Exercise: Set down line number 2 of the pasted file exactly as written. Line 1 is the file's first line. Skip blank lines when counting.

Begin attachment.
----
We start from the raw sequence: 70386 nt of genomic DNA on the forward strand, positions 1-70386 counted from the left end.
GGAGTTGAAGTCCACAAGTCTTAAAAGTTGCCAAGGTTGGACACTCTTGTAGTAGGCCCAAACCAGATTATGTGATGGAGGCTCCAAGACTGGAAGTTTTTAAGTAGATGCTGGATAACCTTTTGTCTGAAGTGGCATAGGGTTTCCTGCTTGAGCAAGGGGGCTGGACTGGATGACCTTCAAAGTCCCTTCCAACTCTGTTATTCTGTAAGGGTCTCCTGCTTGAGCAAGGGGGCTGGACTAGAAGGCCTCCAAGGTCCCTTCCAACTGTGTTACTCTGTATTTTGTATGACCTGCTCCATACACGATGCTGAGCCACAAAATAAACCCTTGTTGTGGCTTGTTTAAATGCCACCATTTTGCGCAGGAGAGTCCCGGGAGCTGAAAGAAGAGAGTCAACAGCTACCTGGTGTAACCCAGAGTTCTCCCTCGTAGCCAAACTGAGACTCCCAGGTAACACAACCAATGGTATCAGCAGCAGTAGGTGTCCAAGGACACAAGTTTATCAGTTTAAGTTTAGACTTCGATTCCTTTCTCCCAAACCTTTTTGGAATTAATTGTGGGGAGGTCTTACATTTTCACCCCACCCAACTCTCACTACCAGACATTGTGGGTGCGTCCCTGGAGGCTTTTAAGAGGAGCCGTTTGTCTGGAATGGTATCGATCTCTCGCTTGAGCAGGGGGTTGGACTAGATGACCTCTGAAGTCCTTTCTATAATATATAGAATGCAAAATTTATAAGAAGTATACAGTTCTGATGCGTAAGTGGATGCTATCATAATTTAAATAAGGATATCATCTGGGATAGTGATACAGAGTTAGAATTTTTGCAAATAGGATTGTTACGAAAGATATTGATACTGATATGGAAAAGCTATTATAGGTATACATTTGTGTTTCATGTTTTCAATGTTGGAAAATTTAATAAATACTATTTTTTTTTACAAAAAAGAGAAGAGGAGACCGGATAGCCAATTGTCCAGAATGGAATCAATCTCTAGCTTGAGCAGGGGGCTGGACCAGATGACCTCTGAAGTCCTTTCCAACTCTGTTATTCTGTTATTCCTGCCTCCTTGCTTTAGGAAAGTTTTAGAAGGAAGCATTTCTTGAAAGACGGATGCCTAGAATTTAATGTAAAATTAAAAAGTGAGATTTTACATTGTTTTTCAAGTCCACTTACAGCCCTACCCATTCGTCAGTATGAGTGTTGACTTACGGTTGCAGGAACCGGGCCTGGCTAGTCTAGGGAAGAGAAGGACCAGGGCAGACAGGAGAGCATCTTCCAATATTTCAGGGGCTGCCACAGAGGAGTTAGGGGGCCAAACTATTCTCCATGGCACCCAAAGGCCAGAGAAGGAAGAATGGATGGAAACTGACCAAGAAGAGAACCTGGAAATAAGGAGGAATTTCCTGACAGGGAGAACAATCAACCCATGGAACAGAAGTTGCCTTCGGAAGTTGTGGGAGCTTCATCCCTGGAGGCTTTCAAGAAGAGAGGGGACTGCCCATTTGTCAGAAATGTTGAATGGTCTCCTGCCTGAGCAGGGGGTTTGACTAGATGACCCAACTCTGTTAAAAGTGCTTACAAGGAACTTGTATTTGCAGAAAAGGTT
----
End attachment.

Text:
GGAGTTGAAGTCCACAAGTCTTAAAAGTTGCCAAGGTTGGACACTCTTGTAGTAGGCCCAAACCAGATTATGTGATGGAGGCTCCAAGACTGGAAGTTTTTAAGTAGATGCTGGATAACCTTTTGTCTGAAGTGGCATAGGGTTTCCTGCTTGAGCAAGGGGGCTGGACTGGATGACCTTCAAAGTCCCTTCCAACTCTGTTATTCTGTAAGGGTCTCCTGCTTGAGCAAGGGGGCTGGACTAGAAGGCCTCCAAGGTCCCTTCCAACTGTGTTACTCTGTATTTTGTATGACCTGCTCCATACACGATGCTGAGCCACAAAATAAACCCTTGTTGTGGCTTGTTTAAATGCCACCATTTTGCGCAGGAGAGTCCCGGGAGCTGAAAGAAGAGAGTCAACAGCTACCTGGTGTAACCCAGAGTTCTCCCTCGTAGCCAAACTGAGACTCCCAGGTAACACAACCAATGGTATCAGCAGCAGTAGGTGTCCAAGGACACAAGTTTATCAGTTTAAGTTTAGACTTCGATTCCTTTCTCCCAAACCTTTTTGGAATTAATTGTGGGGAGGTCTTACATTTTCACCCCACCCAACTCTCACTACCAGACATTGTGGGTGCGTCCCTGGAGGCTTTTAAGAGGAGCCGTTTGTCTGGAATGGTATCGATCTCTCGCTTGAGCAGGGGGTTGGACTAGATGACCTCTGAAGTCCTTTCTATAATATATAGAATGCAAAATTTATAAGAAGTATACAGTTCTGATGCGTAAGTGGATGCTATCATAATTTAAATAAGGATATCATCTGGGATAGTGATACAGAGTTAGAATTTTTGCAAATAGGATTGTTACGAAAGATATTGATACTGATATGGAAAAGCTATTATAGGTATACATTTGTGTTTCATGTTTTCAATGTTGGAAAATTTAATAAATACTATTTTTTTTTACAAAAAAGAGAAGAGGAGACCGGATAGCCAATTGTCCAGAATGGAATCAATCTCTAGCTTGAGCAGGGGGCTGGACCAGATGACCTCTGAAGTCCTTTCCAACTCTGTTATTCTGTTATTCCTGCCTCCTTGCTTTAGGAAAGTTTTAGAAGGAAGCATTTCTTGAAAGACGGATGCCTAGAATTTAATGTAAAATTAAAAAGTGAGATTTTACATTGTTTTTCAAGTCCACTTACAGCCCTACCCATTCGTCAGTATGAGTGTTGACTTACGGTTGCAGGAACCGGGCCTGGCTAGTCTAGGGAAGAGAAGGACCAGGGCAGACAGGAGAGCATCTTCCAATATTTCAGGGGCTGCCACAGAGGAGTTAGGGGGCCAAACTATTCTCCATGGCACCCAAAGGCCAGAGAAGGAAGAATGGATGGAAACTGACCAAGAAGAGAACCTGGAAATAAGGAGGAATTTCCTGACAGGGAGAACAATCAACCCATGGAACAGAAGTTGCCTTCGGAAGTTGTGGGAGCTTCATCCCTGGAGGCTTTCAAGAAGAGAGGGGACTGCCCATTTGTCAGAAATGTTGAATGGTCTCCTGCCTGAGCAGGGGGTTTGACTAGATGACCCAACTCTGTTAAAAGTGCTTACAAGGAACTTGTATTTGCAGAAAAGGTT